Now let’s use this as an example or a good analogy of how the above method of biological filtration doesn’t work like it’s supposed to. Let us say you wanted to have a natural pond, and you wanted to cutout a section of X amount of gallons from biotope in a forest preserve. You then cut out this section in this biotope and placed a liner underneath it and then had it dropped into a hole in your backyard. You would think you would have the perfect scenario! Unfortunately, you would not, because once you put the liner underneath that extracted natural ecosystem you interfered with the intersection of topography, which ground water is going constantly into and out of the water body proper at the interface of the ground and water surface. The liner has cut off the movement of water through the soil or in this situation the rocks and gravel substrate. The soil substrate/roots/water interface is of tremendous importance and is now disrupted by the ponds liner. Natural ponds constantly have water moving in an out of them on a continuous basis. This is not just from the top to bottom movement but from horizontal and vertical directions as well.   

Unlike our ponds that are closed recirculating systems, natural ponds are open systems to topography and are not plagued with the same ammonia/ammonium ion producing problems. Therefore, with all that we now know, how can one solve this filtration dilemma?  

The quest to solve, this frustrating problem started me on a systematic investigation that took over sixteen years of research. Yes, I did R&D on this Anoxic Filtration system far over 16-years before it was made publicly known. The answer is not quite as simple as one would think and a great amount of scientific research was implemented in overcoming many common problems filtration systems are plague with. Is this the Holy Grail of pond filtration? Maybe not, but it is as close to it with what is known by science today. 

As the old saying goes: “If you build a better mouse trap people will buy it!” First, biophysical rules for the Anoxic filtration are different from that of filtration systems most hobbyists use in their ponds today. In the filtration systems hobbyist use, the overall efficiency of the filter is in relation to the filters-incoming foodstuff. Nutrients flux of incoming nitrogen reacts differently to levels of nitrates in the system that is if microbial mediators are in equilibrium with each other. If excess should occur, there may be a lack of balance of useful microbial mediators. This will occur when clogging of the filter medium is present or when oxygen concentrations are high in bulk water.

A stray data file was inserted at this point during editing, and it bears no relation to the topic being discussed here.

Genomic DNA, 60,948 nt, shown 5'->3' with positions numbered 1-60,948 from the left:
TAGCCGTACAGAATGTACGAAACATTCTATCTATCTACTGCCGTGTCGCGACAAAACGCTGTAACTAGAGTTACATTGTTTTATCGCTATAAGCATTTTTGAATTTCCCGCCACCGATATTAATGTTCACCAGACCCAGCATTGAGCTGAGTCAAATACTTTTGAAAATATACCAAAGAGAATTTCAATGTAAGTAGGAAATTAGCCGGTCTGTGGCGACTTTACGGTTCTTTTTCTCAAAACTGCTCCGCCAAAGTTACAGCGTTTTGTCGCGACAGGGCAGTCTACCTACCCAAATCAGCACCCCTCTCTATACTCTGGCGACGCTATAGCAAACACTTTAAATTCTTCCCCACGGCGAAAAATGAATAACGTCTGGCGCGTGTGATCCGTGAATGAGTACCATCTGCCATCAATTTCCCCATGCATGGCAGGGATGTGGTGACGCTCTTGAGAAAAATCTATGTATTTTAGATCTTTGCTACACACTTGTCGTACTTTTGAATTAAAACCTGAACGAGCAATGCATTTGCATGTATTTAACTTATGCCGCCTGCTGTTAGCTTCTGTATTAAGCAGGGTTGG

The Anoxic Filtration filter media having more anoxic and less anaerobic volume area where more efficient facultative anaerobic bacteria exist will be able to respond extemporaneously to the nutrients flux more efficiently than conventional filters do. The fact is that when glucose is randomly added to these facultative anaerobes they have an Adenosine Triphosphate (ATP) yield of approximately 34 times that of anaerobic heterotrophs that are present in clogged filters or gravel bed filters. 

Adenosine Triphosphate s corresponds to the speed and efficiency nutrients can be reduced to make energy. Organic carbons do not limit these bacteria and mineral nutrients as heterotrophic bacteria are, which will have a negative impact on other chemolithotrophic processes. With the Anoxic Filtration System, biochemical pathways are always open and never clog. The oxic–anoxic interface microbial processing is the principal processing, controlling electrons flowing from organic matter to oxygen in molecular diffusion. This filter also has a diffusion of nutrients through it influenced by electrical charge. The filters Biocenosis-baskets are negative mV. Moreover, in the pond are many charged molecules, which most are positive mV. 

The more positive nutrients are naturally attracted to the filter Biocenosis-baskets that are then used by facultative anaerobes. These bacteria are thirty times more efficient than bacteria in oxygen free zones, make better use of phosphorus and only trace amounts of phosphates. Reducing nitrates back into gas elements, (Dinitrogen [N2] is called Dissimulative Denitrification.  

Making up Biocenosis-baskets for the Anoxic filtration and plants is really quite simple. The supplies you will need are large planting baskets (11" x 11" x 7" or 14" x 14" x 10"), kitty litter 10 (with no additives just plain baked processed clay), and Laterite that will be added to the substrate. Laterite is a highly weathered remnant of volcanic rock (weathering implies exposure to tropical temperatures, precipitation and forest derived humic acids over geologic time) but is not a fertilizer and is very rich in Iron and Manganese (iron is needed for plants to make chlorophyll). Taking an open cell plant basket and then fill it with Kitty litter make sure you leave a small impression in the center of the basket but this however is not mandatory it can be mixed up in the center of each Biocenosis basket, too. Take about one cup for smaller baskets and one and a half cups for larger baskets of Laterite and pouring it into the center of the basket then mixing the Kitty litter and the Laterite in the center of the basket. Now place only one layer of pond pebbles on top: This is to keep the Kitty litter from floating up after submerging it into the pond or being blown off during maintenance. Instead of using pond pebbles, you can substitute a black craft canvas/screen on top and wire-tie it to the basket. 

The Laterite will help the bacteria grow in its early stages; then once the bacteria become established it will be less dependent upon the iron in the Laterite for growth. Yet in the years to come it is still very important to maintain the Laterite concentration at all times so about every five to seven years you may have to add more to the Biocenosis baskets without plants and those with plants will be governed by the plants growth rate. The good thing about the Biocenosis basket is it will take years before clogging with organic matter (it may take 25 years or longer). You will use the same procedure for the planted Biocenosis baskets, but you will not use the black craft canvas on top of this basket only the pond pebbles with the addition of an aquatic plant of your choosing.